Europe's great period of exploration of the oceans began as far back as the early 1400s. It is often said that the adventurers that took to the open seas were in search of God, Glory, and Gold. With new inventions and technology, the emboldened explorers risked their lives to pursue fame and fortune.
Some of the most famous explorers highlighted in European history books include Christopher Columbus and Ferdinand Magellan. Both men convinced benefactors of their era to financially back their missions. Columbus was supported by King Ferdinand and Queen Isabella of Spain in 1492. In October of the same year, Columbus landed on Watling’s Island in the Bahamas believing he had discovered a western route to India and China.
Magellan was a Portuguese sea captain that was commissioned by King Charles I of Spain. He was provided five ships that left for the Spice Islands in the early part of 1519. Only one ship completed the voyage in September of 1522. Unfortunately, Ferdinand Magellan did not survive the journey. He was killed by natives in April of 1521 on the island of Matane.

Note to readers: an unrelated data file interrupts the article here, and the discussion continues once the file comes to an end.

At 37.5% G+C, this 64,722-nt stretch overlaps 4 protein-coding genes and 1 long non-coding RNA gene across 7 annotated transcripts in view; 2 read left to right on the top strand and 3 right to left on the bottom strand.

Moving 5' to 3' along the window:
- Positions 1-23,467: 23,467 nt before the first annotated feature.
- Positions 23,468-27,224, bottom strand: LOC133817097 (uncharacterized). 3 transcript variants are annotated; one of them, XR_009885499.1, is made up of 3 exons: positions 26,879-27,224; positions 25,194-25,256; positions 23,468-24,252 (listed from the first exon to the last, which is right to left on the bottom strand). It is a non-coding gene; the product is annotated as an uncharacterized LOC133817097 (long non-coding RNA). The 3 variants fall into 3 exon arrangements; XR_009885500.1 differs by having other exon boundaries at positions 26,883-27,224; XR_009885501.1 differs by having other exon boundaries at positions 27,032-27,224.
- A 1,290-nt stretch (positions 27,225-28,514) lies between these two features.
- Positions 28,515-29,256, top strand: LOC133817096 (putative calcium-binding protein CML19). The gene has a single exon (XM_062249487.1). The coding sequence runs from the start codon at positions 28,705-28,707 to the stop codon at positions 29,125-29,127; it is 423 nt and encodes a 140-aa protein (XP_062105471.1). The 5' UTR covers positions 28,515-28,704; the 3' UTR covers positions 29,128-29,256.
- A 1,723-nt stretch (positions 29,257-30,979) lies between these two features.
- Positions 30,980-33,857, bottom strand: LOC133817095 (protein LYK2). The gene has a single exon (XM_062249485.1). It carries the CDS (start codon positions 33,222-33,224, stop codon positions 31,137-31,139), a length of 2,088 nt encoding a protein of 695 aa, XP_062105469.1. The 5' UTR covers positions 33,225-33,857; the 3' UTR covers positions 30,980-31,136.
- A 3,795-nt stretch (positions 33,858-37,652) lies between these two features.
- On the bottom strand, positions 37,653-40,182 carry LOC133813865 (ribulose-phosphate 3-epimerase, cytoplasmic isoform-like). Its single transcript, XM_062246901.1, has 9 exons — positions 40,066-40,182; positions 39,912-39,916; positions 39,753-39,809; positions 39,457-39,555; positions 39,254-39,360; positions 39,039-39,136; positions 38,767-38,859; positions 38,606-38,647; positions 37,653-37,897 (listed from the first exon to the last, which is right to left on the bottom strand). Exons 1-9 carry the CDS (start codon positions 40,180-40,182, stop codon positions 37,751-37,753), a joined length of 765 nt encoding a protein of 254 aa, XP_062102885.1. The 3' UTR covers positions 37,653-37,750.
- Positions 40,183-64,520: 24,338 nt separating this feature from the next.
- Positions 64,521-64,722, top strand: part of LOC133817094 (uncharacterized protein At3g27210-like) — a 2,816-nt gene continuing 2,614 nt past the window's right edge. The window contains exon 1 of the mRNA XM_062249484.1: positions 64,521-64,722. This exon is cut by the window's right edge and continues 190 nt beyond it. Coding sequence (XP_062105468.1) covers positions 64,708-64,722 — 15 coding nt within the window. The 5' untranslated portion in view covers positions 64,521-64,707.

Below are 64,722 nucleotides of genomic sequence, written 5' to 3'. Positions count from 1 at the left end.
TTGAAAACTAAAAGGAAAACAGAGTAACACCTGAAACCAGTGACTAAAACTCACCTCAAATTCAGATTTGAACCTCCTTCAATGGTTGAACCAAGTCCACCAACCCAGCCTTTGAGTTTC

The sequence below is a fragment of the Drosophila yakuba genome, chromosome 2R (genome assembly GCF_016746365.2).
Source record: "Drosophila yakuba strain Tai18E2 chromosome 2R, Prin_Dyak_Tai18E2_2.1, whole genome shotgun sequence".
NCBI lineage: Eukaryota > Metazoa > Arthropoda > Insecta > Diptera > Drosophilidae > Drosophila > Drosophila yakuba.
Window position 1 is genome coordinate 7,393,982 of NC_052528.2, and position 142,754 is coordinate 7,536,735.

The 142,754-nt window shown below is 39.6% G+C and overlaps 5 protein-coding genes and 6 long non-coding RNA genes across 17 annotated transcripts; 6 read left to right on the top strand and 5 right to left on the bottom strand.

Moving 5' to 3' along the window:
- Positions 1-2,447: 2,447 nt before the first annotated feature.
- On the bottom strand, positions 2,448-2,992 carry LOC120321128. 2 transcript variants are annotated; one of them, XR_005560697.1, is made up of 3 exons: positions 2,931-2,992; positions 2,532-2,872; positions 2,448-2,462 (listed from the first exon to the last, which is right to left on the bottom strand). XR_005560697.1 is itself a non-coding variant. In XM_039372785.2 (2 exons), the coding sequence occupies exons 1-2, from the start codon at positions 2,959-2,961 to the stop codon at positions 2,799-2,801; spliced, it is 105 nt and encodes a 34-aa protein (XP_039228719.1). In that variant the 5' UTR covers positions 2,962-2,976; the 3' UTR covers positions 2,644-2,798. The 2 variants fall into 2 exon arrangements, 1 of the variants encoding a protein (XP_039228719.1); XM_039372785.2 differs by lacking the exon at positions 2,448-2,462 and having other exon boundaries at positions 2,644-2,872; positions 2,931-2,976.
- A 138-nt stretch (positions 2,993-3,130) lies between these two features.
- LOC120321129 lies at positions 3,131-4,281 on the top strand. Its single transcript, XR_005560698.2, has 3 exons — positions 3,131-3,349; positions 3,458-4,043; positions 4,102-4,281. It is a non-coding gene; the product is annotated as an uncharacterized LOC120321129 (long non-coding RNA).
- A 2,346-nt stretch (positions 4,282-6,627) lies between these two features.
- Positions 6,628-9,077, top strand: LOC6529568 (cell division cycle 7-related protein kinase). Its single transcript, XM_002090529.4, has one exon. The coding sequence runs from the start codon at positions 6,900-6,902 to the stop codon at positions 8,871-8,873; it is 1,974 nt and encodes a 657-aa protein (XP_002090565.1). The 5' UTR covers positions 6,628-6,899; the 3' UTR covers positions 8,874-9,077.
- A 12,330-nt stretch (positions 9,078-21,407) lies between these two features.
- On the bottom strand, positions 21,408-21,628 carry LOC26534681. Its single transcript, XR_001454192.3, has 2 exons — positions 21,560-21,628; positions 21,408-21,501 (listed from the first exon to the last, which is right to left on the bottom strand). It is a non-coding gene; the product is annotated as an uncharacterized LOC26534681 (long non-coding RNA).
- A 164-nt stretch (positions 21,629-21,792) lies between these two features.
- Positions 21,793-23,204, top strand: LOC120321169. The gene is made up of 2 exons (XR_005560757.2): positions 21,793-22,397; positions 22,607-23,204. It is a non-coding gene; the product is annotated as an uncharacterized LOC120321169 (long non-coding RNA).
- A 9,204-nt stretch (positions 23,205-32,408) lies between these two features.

Common technology used by many of the successful European explorers included the navigator’s compass for identifying direction, and the sextant used to determine latitude and longitude. These tools helped explorers to sail across vast oceans with nothing but water insight for days on end.
Often accompanying these adventures were men of faith that wished to spread their religion to other foreign parts of the world. This famous painting exemplifies this social desire. Notice the crosses and the Christian priest depicted in this painting.
Columbus and Magellan brought great recognition and resources to the Kings and country of Spain. They were able to provide future trade routes for the merchants and majesties to find new valuables as a means of increased wealth for their home countries in Europe. These men inspired many others to follow their oceanic paths to God, Glory, and Gold.
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